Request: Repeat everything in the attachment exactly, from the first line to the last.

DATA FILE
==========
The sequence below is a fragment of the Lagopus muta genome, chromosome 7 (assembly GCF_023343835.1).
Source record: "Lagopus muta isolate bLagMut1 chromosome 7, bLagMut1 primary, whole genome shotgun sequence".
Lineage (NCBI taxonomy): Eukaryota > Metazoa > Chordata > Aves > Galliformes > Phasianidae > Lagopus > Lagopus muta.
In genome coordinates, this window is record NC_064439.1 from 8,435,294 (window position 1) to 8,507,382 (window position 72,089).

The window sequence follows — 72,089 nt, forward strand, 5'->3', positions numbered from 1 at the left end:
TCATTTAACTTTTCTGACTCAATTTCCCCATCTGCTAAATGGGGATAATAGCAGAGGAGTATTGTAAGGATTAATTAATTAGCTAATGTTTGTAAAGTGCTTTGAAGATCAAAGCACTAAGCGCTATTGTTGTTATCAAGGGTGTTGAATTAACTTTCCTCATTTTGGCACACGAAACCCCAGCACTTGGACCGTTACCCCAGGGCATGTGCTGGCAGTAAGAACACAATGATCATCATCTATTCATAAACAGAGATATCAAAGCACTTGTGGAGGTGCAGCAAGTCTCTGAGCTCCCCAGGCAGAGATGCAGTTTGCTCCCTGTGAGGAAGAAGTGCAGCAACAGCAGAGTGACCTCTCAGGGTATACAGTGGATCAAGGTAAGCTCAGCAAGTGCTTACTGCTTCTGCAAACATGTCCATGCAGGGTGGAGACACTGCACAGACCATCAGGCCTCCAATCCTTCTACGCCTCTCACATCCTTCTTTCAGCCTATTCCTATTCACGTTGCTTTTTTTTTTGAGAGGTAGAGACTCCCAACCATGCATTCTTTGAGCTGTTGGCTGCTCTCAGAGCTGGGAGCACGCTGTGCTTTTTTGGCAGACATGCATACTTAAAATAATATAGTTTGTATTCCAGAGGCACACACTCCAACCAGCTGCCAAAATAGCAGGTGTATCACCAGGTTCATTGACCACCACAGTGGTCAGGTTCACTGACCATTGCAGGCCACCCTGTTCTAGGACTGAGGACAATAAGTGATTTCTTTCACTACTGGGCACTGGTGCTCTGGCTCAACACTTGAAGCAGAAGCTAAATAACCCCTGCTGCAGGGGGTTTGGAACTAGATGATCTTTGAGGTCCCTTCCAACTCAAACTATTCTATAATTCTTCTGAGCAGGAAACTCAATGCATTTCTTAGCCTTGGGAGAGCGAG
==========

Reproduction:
The sequence below is a fragment of the Lagopus muta genome, chromosome 7 (assembly GCF_023343835.1).
Source record: "Lagopus muta isolate bLagMut1 chromosome 7, bLagMut1 primary, whole genome shotgun sequence".
Lineage (NCBI taxonomy): Eukaryota > Metazoa > Chordata > Aves > Galliformes > Phasianidae > Lagopus > Lagopus muta.
In genome coordinates, this window is record NC_064439.1 from 8,435,294 (window position 1) to 8,507,382 (window position 72,089).

The window sequence follows — 72,089 nt, forward strand, 5'->3', positions numbered from 1 at the left end:
TCATTTAACTTTTCTGACTCAATTTCCCCATCTGCTAAATGGGGATAATAGCAGAGGAGTATTGTAAGGATTAATTAATTAGCTAATGTTTGTAAAGTGCTTTGAAGATCAAAGCACTAAGCGCTATTGTTGTTATCAAGGGTGTTGAATTAACTTTCCTCATTTTGGCACACGAAACCCCAGCACTTGGACCGTTACCCCAGGGCATGTGCTGGCAGTAAGAACACAATGATCATCATCTATTCATAAACAGAGATATCAAAGCACTTGTGGAGGTGCAGCAAGTCTCTGAGCTCCCCAGGCAGAGATGCAGTTTGCTCCCTGTGAGGAAGAAGTGCAGCAACAGCAGAGTGACCTCTCAGGGTATACAGTGGATCAAGGTAAGCTCAGCAAGTGCTTACTGCTTCTGCAAACATGTCCATGCAGGGTGGAGACACTGCACAGACCATCAGGCCTCCAATCCTTCTACGCCTCTCACATCCTTCTTTCAGCCTATTCCTATTCACGTTGCTTTTTTTTTTGAGAGGTAGAGACTCCCAACCATGCATTCTTTGAGCTGTTGGCTGCTCTCAGAGCTGGGAGCACGCTGTGCTTTTTTGGCAGACATGCATACTTAAAATAATATAGTTTGTATTCCAGAGGCACACACTCCAACCAGCTGCCAAAATAGCAGGTGTATCACCAGGTTCATTGACCACCACAGTGGTCAGGTTCACTGACCATTGCAGGCCACCCTGTTCTAGGACTGAGGACAATAAGTGATTTCTTTCACTACTGGGCACTGGTGCTCTGGCTCAACACTTGAAGCAGAAGCTAAATAACCCCTGCTGCAGGGGGTTTGGAACTAGATGATCTTTGAGGTCCCTTCCAACTCAAACTATTCTATAATTCTTCTGAGCAGGAAACTCAATGCATTTCTTAGCCTTGGGAGAGCGAG